Desk-top calculators (Nov, 1970)

Only $349, what a bargain! Of course that’s roughly $1900 in 2007 dollars so you could buy a pretty nice computer for that price. Who exactly spent that much money on a four function calculator?

Desk-top calculators
Here’s a handy item to keep at your fingertips. Despite the simplicity of the keyboard, this 12-digit calculator can perform all the basic functions and, in addition, multiply with a constant and carry forward a grand total. It’s $349 from Casio Enterprises, Long Island City, N.Y. 11101.

Playboy Ascii Art (Oct, 1967)

Also check out:

ASCII Art in 1939
Typewritten Flag (ASCII Art)
ASCII Art – 1948


PLAYBOY has programmed the names and addresses of quality retailers across the country, stores which handle the fine products advertised in this issue. To find those stores in your area that handle products in which you’re interested, simply use the attached reply card. Within 5 days you’ll receive a computer-printed letter with the answers. Why search around when you can relax?


The Handy Uses of a Home Computer ()

This family gives new meaning to the term “early adopter”. Though at $7.50 an hour ($40 in 2007 dollars) it would almost be cheaper to send the kid to a casino to play blackjack.

The Handy Uses of a Home Computer

* Planning a dinner menu
* Balancing bank accounts
* Doing school homework
* Figuring out income tax
* Printing invitations
* Keeping the budget

Computers for the home have been envisioned by science fiction writers and engineers ever since a huge, unwieldy prototype was developed 25 years ago. The whole futuristic age they prophesied, with an omnipotent electronic monster named Horace in every living room, is still a long way from realization, but compact consumer computers have quietly entered the household. While the market hardly rivals TV sets or refrigerators, the computer-as-home-appliance is now more than just a toy for the wealthy or a mysterious instrument for technical specialists.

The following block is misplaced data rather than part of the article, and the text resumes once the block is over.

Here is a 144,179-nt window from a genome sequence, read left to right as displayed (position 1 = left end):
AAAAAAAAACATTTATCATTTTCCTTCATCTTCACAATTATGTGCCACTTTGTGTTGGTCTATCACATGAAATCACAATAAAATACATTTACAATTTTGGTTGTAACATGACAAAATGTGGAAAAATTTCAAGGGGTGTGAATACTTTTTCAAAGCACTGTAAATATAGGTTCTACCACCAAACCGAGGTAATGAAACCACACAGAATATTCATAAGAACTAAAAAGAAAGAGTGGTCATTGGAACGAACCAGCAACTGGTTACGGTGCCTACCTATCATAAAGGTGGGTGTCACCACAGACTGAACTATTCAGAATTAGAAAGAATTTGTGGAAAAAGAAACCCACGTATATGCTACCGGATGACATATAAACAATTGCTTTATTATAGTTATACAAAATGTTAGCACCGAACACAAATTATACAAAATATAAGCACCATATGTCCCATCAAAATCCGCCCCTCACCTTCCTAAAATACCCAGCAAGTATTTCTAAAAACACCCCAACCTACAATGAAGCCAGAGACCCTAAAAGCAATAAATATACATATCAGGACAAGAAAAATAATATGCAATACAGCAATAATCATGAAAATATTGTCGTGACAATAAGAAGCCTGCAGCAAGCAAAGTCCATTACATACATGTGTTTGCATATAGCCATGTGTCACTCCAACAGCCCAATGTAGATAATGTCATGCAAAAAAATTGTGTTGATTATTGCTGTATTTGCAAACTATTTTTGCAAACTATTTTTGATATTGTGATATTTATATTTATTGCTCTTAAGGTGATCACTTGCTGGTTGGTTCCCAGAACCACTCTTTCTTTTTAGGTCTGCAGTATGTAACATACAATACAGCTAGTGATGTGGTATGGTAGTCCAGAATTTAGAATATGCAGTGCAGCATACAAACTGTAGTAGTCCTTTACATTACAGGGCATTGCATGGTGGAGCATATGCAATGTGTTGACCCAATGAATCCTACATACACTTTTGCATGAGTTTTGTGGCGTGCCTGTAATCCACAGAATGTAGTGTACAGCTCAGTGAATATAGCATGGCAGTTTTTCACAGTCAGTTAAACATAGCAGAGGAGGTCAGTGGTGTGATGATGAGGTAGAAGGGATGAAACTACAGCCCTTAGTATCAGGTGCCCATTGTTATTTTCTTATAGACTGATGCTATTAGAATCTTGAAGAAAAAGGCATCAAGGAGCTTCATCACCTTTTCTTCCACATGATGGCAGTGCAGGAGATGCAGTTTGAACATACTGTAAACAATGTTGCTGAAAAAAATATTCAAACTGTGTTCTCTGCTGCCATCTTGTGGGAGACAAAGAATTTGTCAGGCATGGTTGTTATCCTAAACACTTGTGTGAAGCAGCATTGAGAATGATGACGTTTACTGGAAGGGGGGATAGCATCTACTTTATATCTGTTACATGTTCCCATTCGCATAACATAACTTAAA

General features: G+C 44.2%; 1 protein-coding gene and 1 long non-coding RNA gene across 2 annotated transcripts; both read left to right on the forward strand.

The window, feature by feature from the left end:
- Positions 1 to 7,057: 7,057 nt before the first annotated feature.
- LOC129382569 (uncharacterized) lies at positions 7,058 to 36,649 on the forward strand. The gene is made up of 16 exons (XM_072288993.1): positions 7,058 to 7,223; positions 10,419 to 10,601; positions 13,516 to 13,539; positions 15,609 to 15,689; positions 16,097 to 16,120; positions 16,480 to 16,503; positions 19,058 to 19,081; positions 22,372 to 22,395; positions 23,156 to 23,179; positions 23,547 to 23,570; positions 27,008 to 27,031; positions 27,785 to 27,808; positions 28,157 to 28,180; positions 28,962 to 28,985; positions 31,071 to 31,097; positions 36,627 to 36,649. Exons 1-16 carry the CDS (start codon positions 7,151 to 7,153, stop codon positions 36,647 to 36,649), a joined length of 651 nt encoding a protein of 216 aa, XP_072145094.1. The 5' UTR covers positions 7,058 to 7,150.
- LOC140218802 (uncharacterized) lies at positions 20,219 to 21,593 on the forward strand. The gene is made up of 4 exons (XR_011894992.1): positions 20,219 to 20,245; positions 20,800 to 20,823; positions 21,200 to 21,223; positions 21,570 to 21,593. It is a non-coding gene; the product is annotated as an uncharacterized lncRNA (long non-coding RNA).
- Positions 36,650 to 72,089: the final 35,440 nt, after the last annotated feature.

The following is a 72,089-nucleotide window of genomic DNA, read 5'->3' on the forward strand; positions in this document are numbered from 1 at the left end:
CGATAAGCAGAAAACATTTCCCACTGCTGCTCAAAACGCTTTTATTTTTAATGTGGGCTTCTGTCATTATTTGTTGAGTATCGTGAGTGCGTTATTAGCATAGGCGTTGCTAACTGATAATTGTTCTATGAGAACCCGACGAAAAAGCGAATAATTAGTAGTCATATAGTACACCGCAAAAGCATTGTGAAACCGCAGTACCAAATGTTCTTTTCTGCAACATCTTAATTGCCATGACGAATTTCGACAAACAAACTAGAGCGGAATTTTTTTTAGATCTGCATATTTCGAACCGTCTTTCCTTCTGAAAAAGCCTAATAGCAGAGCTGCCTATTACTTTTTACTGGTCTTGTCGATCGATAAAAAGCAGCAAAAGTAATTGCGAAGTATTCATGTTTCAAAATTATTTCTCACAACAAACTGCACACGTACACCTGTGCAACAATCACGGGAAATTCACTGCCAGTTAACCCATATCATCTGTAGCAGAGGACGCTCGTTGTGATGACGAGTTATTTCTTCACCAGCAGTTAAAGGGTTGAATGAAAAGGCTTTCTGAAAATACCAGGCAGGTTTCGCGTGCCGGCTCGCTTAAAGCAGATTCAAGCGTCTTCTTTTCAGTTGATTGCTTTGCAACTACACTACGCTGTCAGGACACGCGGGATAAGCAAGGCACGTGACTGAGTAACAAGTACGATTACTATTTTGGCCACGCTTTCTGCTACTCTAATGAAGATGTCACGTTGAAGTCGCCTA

5 NEW IBM PRODUCTS (Nov, 1959)


DELIVER MORE DATA PROCESSING PER DOLLAR WITH IBM BALANCED DATA PROCESSING Out of IBM’s continuing program of research and development, proved by months of rigid testing, come these great new products to serve business, industry and science. And with them, IBM adds new emphasis to the concept of Balanced Data Processing—a standard for all data processing based on measuring the value of data processing in terms of net results, rather than speed of individual units.

Origins of Computer Dating (Feb, 1966)

I wonder if Gene Shalit already had that crazy mustache when he wrote this in 1966. I was looking for a picture of him to link to and I found this instead. (warning: may not be safe for work. Contains 8-bit music and pictures of Gene Shalit)

Also check out: HOW TO SELECT A MATE (Jan, 1965), and The Truth About Petting (Jan, 1937)

boy… girl… computer

New dating craze sweeps the campus


Out of computers, faster than the eye can blink, fly letters stacked with names of college guys and girls—taped, scanned, checked and matched. Into the mails speed the compatible pairs, into P.O. boxes at schools across the land. Eager boys grab their phones… anxious coeds wait in dorms … a thousand burrrrrrrings jar the air . . . snow-job conversations start, and yeses are exchanged: A nationwild dating spree is on. Thousands of boys and girls who’ve never met plan weekends together, for now that punch-card dating’s here, can flings be far behind? And oh, it’s so right, baby. The Great God Computer has sent the word. Fate. Destiny. Go-go-go.

Computer Cuts Farm Figuring (Sep, 1949)

It’s funny to look back at how bulky computers used to be. I mean, there is no way this thing would fit in a manila envelope.

Computer Cuts Farm Figuring
Farmers who dislike paper work now can solve many types of mathematical farm problems with a computer that shows the desired information at a glance. The computer consists of four metal disks containing arrows, figures and windows. By setting up known information on the disks, the farmer can quickly determine the desired figure. For example, the computer will calculate the price of a given weight of any kind of grain, the value of land and livestock, the number of gallons of milk in a given number of pounds and the value of several cases of eggs when the price per dozen is known.


These machines appear in just about every computer history time line I’ve ever seen. In 1911 the Hollerith Tabulating Machine company merged with the Computing-Tabulating-Recording Company and the patents for these tabulators became the basis for their primary product line of punched card systems. You might know C-T-R better by it’s current name.

As an aside, one thing I’ve noticed as I’ve started scanning earlier and earlier magazines is that sometime in the late 1920’s somebody decided that paragraphs that ran the length of an entire page were not entirely helpful and writers started making them much shorter. Whoever is responsible for this change has my profound thanks.

If you’d like to see how the technology advanced, here are articles about the 1940 , 1950 and 1960 censuses.